Latest Project, and my thoughts on furniture design

I finished up the web site details on my latest project: a slightly embelished, Mission-Style Entertainment Center/Curio Cabinet. Here it is if you are interested: http://www.the-wildings.com/shop/current /
One of my complaintes about woodworking, or I guess woodworkers specifically, is that too many people are way too dependent on plans. Don't interpret this the wrong way. I think plans are a great learning tool in woodworking. I have built several things from plans in the past and I often study plans intently to get design and construction ideas, and then apply these to different projects. I also sell plans. However, there are certain times when you need to build something that has dimensions or a layout that plans just don't exist for. Unfortunately, I think getting too dependent on plans tends to stifle ones creativity.
I have decided to try to help people by putting more details on the design of our projects on my website. I started this a few years back with a detailed description of the rocking chair we designed (http://the-wildings.com/shop/furniture/rocker /), but haven't provided much detail since. I am going to try to put more effort into this as I develop new projects going forward.
On this current project, I discuss some of the contraints and the thought process we went through during the design phase. I also show some of the jigs we developed to do the automated carvings. I haven't spent too much time discussing routine stuff, like edging plywood, etc. If people find this more basic stuff useful, I can focus more on that in the future as well.
So, if you are a relatively new woodworker that tends to work mostly from plans, I challenge you to try your hand at design. It is not all that difficult, and for me at least, it is kind of fun. The satisfaction you get when the piece is complete is even more as well.And if you have tried it and things didn't turn out quite as well as you like, then keep trying. Design ability, like all things in woodworking, gets better with practice.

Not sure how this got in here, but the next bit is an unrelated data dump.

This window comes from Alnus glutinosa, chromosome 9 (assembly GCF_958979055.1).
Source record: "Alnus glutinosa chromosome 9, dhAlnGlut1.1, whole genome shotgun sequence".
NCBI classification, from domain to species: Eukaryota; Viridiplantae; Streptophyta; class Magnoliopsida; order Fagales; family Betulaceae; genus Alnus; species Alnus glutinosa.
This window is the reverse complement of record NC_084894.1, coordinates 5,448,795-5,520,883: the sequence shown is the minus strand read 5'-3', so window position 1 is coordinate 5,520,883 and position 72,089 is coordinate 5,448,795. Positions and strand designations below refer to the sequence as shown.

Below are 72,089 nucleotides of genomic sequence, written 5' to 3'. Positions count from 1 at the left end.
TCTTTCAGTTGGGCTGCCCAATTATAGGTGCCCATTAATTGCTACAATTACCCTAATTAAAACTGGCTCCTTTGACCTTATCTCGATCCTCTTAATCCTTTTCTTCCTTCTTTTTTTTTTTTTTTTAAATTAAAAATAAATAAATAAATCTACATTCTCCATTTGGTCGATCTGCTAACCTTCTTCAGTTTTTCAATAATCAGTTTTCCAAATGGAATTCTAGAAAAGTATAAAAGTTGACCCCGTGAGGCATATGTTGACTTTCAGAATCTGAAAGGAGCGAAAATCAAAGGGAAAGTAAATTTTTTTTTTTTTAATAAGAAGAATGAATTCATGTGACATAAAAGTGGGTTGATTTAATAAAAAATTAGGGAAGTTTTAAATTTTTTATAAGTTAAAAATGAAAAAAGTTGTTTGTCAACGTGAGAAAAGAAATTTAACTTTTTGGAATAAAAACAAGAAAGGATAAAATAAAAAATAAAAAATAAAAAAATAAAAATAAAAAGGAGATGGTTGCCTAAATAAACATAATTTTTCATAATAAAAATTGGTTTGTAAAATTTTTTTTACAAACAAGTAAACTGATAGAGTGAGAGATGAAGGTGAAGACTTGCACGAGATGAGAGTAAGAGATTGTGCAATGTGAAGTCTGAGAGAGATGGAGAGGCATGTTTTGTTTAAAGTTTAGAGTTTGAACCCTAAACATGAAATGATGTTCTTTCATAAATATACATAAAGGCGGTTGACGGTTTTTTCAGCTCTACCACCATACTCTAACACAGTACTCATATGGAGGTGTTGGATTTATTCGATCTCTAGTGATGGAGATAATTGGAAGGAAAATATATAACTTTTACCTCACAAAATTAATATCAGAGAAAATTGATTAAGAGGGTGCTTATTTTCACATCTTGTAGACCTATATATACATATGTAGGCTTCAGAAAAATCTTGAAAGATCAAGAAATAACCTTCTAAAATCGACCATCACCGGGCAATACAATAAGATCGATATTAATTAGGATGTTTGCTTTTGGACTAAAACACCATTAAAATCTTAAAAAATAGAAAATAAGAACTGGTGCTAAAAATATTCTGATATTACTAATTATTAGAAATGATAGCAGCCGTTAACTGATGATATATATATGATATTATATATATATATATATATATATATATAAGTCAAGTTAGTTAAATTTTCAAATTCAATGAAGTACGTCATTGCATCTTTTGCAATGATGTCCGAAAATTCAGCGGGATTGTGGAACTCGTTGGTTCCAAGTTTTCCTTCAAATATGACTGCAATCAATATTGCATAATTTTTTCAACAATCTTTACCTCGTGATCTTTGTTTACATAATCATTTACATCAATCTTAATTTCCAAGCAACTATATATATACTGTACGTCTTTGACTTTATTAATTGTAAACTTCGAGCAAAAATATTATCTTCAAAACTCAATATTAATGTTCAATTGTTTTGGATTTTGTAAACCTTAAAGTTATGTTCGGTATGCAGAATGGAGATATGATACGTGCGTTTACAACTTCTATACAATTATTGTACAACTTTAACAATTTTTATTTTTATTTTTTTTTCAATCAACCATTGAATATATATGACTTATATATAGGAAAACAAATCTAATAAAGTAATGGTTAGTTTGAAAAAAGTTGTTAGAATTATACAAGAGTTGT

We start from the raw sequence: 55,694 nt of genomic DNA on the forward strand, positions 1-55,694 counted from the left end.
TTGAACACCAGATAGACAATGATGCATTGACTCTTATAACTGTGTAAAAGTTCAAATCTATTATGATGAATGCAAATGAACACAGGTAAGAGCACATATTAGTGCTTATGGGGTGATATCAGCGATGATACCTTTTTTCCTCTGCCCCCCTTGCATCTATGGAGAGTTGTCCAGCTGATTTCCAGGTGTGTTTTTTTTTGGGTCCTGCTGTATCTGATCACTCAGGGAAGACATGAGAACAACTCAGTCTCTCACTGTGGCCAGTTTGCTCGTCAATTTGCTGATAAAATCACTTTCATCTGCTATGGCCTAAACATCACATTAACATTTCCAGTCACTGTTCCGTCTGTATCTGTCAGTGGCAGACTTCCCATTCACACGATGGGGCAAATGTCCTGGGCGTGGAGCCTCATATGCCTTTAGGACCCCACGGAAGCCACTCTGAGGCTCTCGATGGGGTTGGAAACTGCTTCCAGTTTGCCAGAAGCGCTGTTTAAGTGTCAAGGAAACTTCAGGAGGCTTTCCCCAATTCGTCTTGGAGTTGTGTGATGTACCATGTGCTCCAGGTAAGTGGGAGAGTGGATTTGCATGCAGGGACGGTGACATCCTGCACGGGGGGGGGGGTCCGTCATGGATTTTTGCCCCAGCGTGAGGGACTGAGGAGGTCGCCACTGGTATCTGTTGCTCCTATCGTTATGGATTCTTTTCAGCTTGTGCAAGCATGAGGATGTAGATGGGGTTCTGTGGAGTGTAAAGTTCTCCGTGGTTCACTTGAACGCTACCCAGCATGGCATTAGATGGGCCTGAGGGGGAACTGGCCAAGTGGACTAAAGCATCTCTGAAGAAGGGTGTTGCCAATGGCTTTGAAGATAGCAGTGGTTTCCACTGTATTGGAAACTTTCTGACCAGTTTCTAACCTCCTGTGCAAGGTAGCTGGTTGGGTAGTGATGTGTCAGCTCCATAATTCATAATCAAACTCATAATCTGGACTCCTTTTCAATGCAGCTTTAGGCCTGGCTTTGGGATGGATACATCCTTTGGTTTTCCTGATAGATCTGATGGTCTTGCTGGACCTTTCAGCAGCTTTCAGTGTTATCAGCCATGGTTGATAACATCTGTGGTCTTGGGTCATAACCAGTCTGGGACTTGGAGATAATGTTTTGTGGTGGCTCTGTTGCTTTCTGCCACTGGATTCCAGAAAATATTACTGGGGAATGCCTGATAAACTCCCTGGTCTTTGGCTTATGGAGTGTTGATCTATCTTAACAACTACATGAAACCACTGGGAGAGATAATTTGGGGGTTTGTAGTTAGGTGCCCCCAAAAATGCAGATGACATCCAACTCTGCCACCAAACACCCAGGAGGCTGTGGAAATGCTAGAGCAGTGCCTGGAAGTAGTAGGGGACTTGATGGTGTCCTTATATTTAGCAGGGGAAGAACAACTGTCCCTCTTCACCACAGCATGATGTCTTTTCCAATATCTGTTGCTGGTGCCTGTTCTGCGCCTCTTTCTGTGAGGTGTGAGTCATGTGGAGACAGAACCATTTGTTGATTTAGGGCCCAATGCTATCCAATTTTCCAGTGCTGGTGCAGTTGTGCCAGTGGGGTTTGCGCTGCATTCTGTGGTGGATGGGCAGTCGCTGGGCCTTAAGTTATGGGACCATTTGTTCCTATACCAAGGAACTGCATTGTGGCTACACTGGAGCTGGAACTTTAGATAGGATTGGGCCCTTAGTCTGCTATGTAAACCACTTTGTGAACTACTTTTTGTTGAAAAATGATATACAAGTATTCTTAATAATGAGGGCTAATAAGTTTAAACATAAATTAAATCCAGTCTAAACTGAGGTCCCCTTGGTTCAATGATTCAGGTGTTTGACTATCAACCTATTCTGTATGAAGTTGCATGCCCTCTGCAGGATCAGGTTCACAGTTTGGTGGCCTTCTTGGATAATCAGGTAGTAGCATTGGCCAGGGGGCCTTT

I'd be interested in other people's thoughts. Also feel free to contact me if you have any questions about the project, or want any further details.
Joe in Denver My Woodworking Website: www.the-wildings.com/shop/
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Lovely piece, Joe.
Although I am a complete rookie at woodworking, I envision a lot of projects or modifications to projects in my head and then execute them, with greater or lesser success depending on how I hold my tongue; however, the key advantage I see to plans is that they provide a common foundation for communicating fundamental ideas to others. Whether I follow a plan or no, at least I understand the intention of the original designer when I see it, and am occasionally educated about a hidden aspect of a design I might not have considered.
Now, ask me how often I faithfully follow a recipe in the kitchen? Or how often I write one down when I'm being creative?
Cheers,
David
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Beauty of a project.
I guess I am fairly new to woodworking (At least I am definitely new to "fine" woodworking). I just finished my first really nice nightstand and I am working on a second one to match. Here are my thoughts on plans verses design. I am doing bedroom furniture based on plans from a woodsmith book. I followed the plan closely on the first one and got into some trouble as not all cuts are exactly perfect every time. So on the second one I have followed the plan loosely and followed the actual project dimensions very closely. This seems to work much better. I am also in the process of helping a friend build a winerack/sideboard. This design is completely from my head to paper. I am really glad that I have done the woodsmith based projects as they introduced me to techniques and design ideas that I really needed to know in order to make a good and stable design for my friend.
So... I think that every woodworker should spend time looking at plans. Even if they don't build the thing. I think plans are a very effective medium to share and learn ideas about design and style. I also think that for inexperienced (I came from a background of a lot of "not-fine" woodworking) woodworker plans help to solidify techniques, hone skills and understand common mistakes in a somewhat sheltered environment. At least this was true of the fine and very detailed plans from woodsmith (in my mind the best beginner-intermediate woodworking mag). This in mind I think that eventually a hobby woodworker will become bored with the reproduction of someone else's work. We hobbyist woodwork because we like doing it, something that I think is rooted in creativity not expressed at our "real" jobs. Thus eventually it must come from us. W
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Nice site. I really like how you show pieces from which the design elements were inspired.

I'm with you 100%. I have never built anything from a published plan. But that does not mean that published plans are not a very appropriate way of communicating how a project goes together. Just as you gathered inspiration from other pieces, a plan can be an effective way to communicate a design technique.
On the other hand, I think some people just want to build and either don't get, or can't get the design/creativity aspect of woodworking. If that makes them happy, well good for them.
-s
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